Tomorrow Brazilians have their Independence Day – congratulations! Here in CERG we are so fortunate to have several researchers from Brazil, so let’s spend the opportunity to get to know them a little bit better. I challenged post doc Marcia Alves to tell more about her homeland, and the experiences of researching here at NTNU.
It is our national day tomorrow, but it is not like May 17th in Norway, with big celebration throughout cities. In Brazil, it is almost like a normal Sunday. However, we celebrate a lot in the rest of the year! You have probably heard about Brazilian Carnival, football, samba… but, what else do you know about Brazil?
Brazil is an extremely huge country and its population is nowadays close to 197 million. It is ranked as the third greatest fruit producer in the world with exporting tons of orange, banana, coconut, pineapple, papaya, cashew, cashew nuts (did you know that the nuts comes from the fruit?) and Brazilian nuts. Coffee is the national beverage, and the vodka or aquavit from Brazil is called cachaca (destilled from sugar cane) and it is used for preparing the traditional caipirinha. Others snacks that one may find in any corner bar in Brazil includes cheese buns (ostebolle, prepared in Ni Muser, Trondheim, Brazilian like recipe), and pasteis, coxinhas, rissólis (from Polish cuisine) and many others.
If you want to know more, you may find a Brazilian in your way since more and more Brazilians are coming to Norway to work on research. At NTNU Cardiac Exercise Research (CERG) group, Brazilians already make up 7 out of approximately 50. What brings Brazilians to such a different place so far away?
Most Brazilians from the CERG group comes from Sao Paulo. The city have 15 million circulating persons each day, they may take up to 3 hours to their work, they see cars accident almost every day, and at work, they share a crowded lab space or prefer instead to work until late at night. Additionally, they may work twice as much as here to get the same results due to closer and better facilities found here. On the other hand, Sao Paulo has some of the best restaurants in the world, a nice climate, and a quite good social and cultural life.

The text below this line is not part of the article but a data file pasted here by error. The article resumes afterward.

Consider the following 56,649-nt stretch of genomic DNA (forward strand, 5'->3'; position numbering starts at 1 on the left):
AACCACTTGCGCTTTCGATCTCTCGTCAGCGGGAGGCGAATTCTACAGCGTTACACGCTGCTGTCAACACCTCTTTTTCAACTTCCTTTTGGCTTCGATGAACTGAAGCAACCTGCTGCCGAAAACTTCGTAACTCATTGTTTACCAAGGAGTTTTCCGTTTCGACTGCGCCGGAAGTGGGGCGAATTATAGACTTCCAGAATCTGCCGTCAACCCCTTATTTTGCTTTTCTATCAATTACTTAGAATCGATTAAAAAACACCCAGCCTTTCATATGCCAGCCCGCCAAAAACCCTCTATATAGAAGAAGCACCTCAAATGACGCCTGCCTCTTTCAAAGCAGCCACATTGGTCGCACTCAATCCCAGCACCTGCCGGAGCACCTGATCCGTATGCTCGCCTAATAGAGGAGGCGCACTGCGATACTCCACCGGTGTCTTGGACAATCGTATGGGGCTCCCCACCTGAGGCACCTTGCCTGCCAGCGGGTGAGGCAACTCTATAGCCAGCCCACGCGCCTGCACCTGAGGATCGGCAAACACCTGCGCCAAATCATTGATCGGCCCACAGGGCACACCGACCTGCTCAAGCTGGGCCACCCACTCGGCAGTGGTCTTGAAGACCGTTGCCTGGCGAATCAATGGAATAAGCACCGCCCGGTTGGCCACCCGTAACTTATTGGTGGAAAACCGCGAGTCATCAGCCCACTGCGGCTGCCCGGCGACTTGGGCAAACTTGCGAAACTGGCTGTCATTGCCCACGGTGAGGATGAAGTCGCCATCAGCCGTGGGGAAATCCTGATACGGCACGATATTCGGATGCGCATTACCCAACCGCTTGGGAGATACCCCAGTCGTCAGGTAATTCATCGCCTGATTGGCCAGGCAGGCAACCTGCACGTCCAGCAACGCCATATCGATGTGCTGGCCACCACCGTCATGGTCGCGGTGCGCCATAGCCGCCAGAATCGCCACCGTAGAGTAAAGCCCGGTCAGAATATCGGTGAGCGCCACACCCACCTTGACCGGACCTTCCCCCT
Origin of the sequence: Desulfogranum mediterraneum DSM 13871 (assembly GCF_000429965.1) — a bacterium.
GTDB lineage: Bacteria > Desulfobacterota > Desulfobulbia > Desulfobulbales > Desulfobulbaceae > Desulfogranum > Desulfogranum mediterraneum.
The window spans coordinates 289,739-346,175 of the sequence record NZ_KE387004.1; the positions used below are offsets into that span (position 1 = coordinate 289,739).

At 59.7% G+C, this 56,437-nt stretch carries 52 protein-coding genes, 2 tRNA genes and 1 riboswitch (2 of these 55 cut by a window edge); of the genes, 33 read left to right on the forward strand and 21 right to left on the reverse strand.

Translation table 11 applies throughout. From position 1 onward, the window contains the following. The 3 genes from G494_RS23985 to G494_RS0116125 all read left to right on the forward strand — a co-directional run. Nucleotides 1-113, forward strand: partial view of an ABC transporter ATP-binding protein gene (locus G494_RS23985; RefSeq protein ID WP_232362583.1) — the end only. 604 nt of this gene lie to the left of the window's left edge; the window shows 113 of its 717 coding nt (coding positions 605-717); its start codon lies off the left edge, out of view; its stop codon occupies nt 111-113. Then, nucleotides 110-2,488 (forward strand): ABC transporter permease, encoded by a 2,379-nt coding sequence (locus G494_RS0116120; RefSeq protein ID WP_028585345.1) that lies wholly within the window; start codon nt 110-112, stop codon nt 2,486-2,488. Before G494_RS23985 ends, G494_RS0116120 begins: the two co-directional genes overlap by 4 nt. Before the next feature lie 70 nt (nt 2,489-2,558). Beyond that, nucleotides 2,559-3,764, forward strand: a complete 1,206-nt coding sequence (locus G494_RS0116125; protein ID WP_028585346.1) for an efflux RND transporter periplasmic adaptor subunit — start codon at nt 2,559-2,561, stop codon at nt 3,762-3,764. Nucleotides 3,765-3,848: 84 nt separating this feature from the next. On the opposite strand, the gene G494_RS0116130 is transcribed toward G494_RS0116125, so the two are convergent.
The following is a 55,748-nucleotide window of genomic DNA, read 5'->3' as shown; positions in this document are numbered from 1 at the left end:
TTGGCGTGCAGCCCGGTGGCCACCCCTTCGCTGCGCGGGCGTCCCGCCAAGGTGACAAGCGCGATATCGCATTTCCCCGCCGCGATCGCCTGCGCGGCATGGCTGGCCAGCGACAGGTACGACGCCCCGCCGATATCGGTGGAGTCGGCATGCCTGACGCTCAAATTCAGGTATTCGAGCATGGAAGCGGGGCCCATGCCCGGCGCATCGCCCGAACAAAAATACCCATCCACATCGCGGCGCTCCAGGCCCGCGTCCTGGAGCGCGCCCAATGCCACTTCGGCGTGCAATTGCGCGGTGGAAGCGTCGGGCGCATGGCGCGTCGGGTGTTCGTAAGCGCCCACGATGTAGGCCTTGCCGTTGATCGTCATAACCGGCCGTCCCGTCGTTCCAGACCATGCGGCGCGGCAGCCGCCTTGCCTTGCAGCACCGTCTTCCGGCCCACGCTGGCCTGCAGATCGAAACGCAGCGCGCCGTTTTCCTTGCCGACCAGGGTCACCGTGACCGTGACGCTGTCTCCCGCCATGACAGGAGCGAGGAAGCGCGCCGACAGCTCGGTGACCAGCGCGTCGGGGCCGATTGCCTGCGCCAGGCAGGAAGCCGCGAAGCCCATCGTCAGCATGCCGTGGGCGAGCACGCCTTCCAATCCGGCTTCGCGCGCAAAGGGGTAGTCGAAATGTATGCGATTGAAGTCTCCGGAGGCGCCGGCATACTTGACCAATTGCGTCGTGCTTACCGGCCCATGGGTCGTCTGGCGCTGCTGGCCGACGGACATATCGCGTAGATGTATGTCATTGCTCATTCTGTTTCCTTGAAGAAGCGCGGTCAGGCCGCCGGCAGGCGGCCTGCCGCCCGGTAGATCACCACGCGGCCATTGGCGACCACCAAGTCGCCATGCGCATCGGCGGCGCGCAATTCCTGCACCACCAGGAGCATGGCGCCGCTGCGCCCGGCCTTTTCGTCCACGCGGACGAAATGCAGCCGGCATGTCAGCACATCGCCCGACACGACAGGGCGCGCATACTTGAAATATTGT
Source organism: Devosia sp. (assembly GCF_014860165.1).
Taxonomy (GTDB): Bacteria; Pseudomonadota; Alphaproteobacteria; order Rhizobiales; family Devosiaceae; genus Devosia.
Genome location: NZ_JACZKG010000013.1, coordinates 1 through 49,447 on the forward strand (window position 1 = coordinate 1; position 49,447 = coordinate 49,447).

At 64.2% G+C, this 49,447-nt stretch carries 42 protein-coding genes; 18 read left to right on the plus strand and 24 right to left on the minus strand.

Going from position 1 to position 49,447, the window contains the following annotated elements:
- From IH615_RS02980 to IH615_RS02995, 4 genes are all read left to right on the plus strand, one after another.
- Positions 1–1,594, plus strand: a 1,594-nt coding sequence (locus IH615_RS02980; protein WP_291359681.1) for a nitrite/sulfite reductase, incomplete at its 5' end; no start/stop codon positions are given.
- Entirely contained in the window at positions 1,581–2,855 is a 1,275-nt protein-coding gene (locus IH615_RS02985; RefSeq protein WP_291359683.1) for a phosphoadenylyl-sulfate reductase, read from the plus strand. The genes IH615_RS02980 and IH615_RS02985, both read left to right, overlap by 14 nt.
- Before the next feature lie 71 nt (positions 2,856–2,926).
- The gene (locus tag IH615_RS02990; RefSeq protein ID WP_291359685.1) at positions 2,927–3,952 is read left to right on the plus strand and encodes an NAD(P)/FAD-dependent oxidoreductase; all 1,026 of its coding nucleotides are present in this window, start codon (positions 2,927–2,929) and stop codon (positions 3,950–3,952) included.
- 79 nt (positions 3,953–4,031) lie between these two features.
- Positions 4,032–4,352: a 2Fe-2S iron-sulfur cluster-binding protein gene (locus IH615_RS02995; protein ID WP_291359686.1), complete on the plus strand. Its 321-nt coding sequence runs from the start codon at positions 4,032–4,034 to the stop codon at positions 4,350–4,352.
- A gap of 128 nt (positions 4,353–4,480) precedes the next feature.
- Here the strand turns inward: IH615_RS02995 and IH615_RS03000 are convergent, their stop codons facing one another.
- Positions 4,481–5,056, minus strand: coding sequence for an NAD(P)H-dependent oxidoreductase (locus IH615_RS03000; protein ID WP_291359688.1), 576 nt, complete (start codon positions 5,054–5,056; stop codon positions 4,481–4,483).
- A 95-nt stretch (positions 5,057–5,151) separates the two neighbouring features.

When in Norway, Brazilians experience a completely opposite way of life. For instance, they are offered a quite higher salary, but at the same time, a much more expensive life. They can bike or walk to work (not as easily as Norwegians though, especially during winter), and they have a peaceful life during and after work. And a great thing is that Brazilians tend to be healthier in Norway, trying to follow the healthy Norwegians!
How do Norwegians feel about Brazilians? Probably, for NTNU and Norwegians, it may sometimes be annoying to have to speak and write more English. But, if you get to know a Brazilian you realize that they (almost always) may know some good technics, and they will be glad to help anyone with enthusiasm and good humor. Have a try!
An exchange program between the university of Sao Paulo and NTNU is under planning, and we look forward to get to know more Brazilians in the future.